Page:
I suppose I just prefer my Arthurian tales to run along the more traditional lines but if you haven’t read those ones then you might find Arthur the King to be acceptable, it just wasn’t for me, but as I almost always finish a book which I’ve started to read in the hope that it’ll improve, I struggled on to the end, then was annoyed with myself for doing so.

Ah well, let’s hope the next book is more enjoyable. At least this one counts towards the Read Scotland 2014 challenge. I’ve lost count now, I think this is number 23 or 24.

Some Favourite Blogs

21 August 2014 23:07

I’ve been busy with house and garden stuff this past wee while so haven’t been able to get around to quite as much blogging and visiting blogs as I usually do, but I’ve just seen that Evelyn at Evee’s Blog has recently posted some lovely blogposts. If you’re interested in Scotland, gardening and beautiful photographs you should definitely hop over to her. One post is about Edinburgh and some places nearby, one about a friend’s beautiful garden and she’s been gallivanting along the east coast of Scotland recently too.

Another of my favourite blogs to visit is in The Silver Room which belongs to Michelle who is an artist normally making and exhibiting her gorgeous jewellery in Newcastle I believe, but at the moment she’s having a wee bit of a change and is having a taste of shop life as she’s looking after a friend’s shop in Kendal and I hope getting a chance to show off some of her own artwork.

If you’re looking for that special ring or other piece of unique jewellery then in The Silver Room is the place to go. You can design exactly what you want and even help with the making of it. I find the processes fascinating, it’s just a pity that Michelle wasn’t around when I needed a wedding/engagement ring, I had to make do with H. Samuels!

The Great Tapestry of Scotland

21 August 2014 00:04

Last week we went to the Scottish Parliament where The Great Tapestry of Scotland is on exhibition, it’s the longest tapestry in the world apparently. I meant to visit it this time last year but didn’t get around to it, due to pressure of house selling and too many people viewing our old place. It was my old family friend Isabel who recommended that I visit the exhibition, I knew that it must be good if she was impressed because she’s a really great embroiderer herself.

Of course it isn’t a tapestry it’s an embroidery, but then neither is the Bayeux Tapestry a tapestry, there seems to be a tradition of misnaming such things. I took quite a few photos of the panels which were of most interest to me, but I haven’t sorted them out yet. Meanwhile, you can see images of the panels here.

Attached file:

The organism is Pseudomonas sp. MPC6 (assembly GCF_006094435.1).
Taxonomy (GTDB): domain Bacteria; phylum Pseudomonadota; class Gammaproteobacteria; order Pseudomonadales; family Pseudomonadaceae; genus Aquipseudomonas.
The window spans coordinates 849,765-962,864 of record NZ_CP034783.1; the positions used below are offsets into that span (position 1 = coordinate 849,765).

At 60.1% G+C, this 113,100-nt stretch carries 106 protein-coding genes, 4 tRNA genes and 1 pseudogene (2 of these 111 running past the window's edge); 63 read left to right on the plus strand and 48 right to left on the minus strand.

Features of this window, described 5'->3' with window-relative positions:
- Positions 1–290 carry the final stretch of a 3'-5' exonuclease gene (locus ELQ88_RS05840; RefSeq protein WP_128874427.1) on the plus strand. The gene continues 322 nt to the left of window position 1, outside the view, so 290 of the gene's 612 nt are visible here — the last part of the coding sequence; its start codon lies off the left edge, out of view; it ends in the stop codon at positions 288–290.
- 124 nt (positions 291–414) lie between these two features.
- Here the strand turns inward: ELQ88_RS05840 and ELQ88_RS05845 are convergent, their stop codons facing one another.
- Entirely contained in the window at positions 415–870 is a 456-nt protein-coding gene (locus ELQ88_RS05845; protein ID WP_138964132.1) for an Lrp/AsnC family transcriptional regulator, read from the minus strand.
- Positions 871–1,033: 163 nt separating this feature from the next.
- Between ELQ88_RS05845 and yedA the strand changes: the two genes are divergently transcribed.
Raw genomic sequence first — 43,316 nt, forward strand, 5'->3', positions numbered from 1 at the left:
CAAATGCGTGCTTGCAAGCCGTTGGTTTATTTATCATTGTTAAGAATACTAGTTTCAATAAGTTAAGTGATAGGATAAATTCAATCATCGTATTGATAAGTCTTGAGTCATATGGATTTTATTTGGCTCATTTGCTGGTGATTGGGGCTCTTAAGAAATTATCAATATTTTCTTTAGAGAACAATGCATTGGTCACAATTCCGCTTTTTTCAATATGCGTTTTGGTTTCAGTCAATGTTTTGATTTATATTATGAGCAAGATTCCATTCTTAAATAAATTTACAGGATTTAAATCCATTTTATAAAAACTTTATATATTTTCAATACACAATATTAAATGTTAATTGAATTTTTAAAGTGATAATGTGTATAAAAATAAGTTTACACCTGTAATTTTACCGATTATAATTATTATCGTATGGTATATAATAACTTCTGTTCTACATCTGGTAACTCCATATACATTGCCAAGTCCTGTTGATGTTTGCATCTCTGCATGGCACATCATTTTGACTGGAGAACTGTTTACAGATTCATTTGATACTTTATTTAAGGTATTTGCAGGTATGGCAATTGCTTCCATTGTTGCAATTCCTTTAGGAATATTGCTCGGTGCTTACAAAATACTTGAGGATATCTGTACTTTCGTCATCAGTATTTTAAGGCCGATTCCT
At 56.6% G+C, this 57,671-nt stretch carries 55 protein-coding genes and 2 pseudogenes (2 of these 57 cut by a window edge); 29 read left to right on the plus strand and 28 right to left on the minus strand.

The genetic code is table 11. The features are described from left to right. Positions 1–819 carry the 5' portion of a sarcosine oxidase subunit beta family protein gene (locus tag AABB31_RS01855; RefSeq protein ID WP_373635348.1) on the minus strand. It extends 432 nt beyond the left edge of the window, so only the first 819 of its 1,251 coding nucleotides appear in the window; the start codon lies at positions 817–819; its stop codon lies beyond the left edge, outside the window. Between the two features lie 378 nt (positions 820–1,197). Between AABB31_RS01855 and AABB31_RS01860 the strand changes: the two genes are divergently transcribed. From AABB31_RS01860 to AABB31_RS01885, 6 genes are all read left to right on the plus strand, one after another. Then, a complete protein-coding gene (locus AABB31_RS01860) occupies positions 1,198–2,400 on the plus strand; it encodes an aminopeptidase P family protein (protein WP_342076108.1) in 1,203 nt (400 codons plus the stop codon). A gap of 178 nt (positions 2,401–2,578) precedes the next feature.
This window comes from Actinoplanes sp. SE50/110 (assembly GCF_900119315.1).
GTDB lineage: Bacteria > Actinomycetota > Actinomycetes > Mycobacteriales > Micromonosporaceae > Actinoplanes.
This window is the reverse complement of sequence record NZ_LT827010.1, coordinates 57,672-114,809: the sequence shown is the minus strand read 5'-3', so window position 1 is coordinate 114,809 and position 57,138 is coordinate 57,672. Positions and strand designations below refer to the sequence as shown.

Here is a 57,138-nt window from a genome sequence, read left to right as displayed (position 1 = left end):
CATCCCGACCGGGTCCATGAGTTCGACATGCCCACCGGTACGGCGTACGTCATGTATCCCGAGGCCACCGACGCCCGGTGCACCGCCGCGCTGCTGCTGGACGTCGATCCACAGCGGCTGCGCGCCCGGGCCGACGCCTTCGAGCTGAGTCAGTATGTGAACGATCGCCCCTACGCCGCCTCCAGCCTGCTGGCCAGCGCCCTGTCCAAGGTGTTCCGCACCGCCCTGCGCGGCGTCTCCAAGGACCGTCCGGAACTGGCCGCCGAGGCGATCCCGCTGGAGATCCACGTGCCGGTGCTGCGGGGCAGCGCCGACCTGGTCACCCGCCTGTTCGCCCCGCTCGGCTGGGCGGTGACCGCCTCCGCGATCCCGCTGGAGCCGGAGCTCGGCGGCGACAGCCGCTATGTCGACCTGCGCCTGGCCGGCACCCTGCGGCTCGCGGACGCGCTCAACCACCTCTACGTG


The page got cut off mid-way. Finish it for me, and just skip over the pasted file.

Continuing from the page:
The tapestry has been wandering around Scotland for the past year or so and nobody seemed able to give it a permanent home but I just heard on the Scottish news tonight that it is going to be on permanant exhibition at Melrose eventually. I’m so glad I saw it in Edinburgh as Melrose isn’t exactly central.

The author Alexander McCall Smith was the chap who came up with the idea of a ‘tapestry’ depicting Scotland’s history and the artist Andrew Crummy designed it with the work being carried out by hundreds of embroiderers from all over Scotland.

Below you can see the first stitch being put into the design.

Robert Louis Stevenson at Bridge of Allan

19 August 2014 23:59

We really like Bridge of Allan, which is a very small town (or is it a large village?) in Stirlingshire, not far from Stirling. It has some lovely views and good hillwalking nearby and also the Stirling University Campus is there so it always seems to be a thriving community, with a nearby film theatre too.

In fact we looked at a couple of houses there but decided against moving there, mainly because the house which we sort of liked had a very wee garden but worse than that it almost backed on to the only women’s prison in the whole of Scotland. The house was about 100 yards away from a huge perimeter fence. I would just have found that outlook too depressing, especially as I’ve been told that most of the inmates are suffering from mental problems and are on suicide watch. I think the estate agent was doing that thing beloved of such people, namely changing the location to something more salubrious, the house should really have been marketed under the place name Cornton.

Anyway, it was when we were having a look around the town for the umpteenth time that I noticed this plaque on a wall just off the High Street.

RLS Bridge of Allan

It says that Robert Louis Stevenson and his family often stayed there for holidays. I don’t blame them, it must have been a nice change from smoky Edinburgh, which at that time was often called Auld Reekie. Apparently Charles Dickens was also a regular visitor.

I grew up in a town with two rivers in it, the Clyde and the Leven and for me a town has to have a good river and bridge to qualify as a ‘proper’ town. It usually means that it has been settled for donkey’s years, a place with a long history. Bridge of Allan fits that bill too, and as you can see from the photo below it also has a resident heron which is often to be seen close to the bridge. It actually moved this time but it wasn’t fishing, just sorting out its feathers.

heron

If you want to see more images of Bridge of Allan, have a look here. To read more about the town’s history have a look here.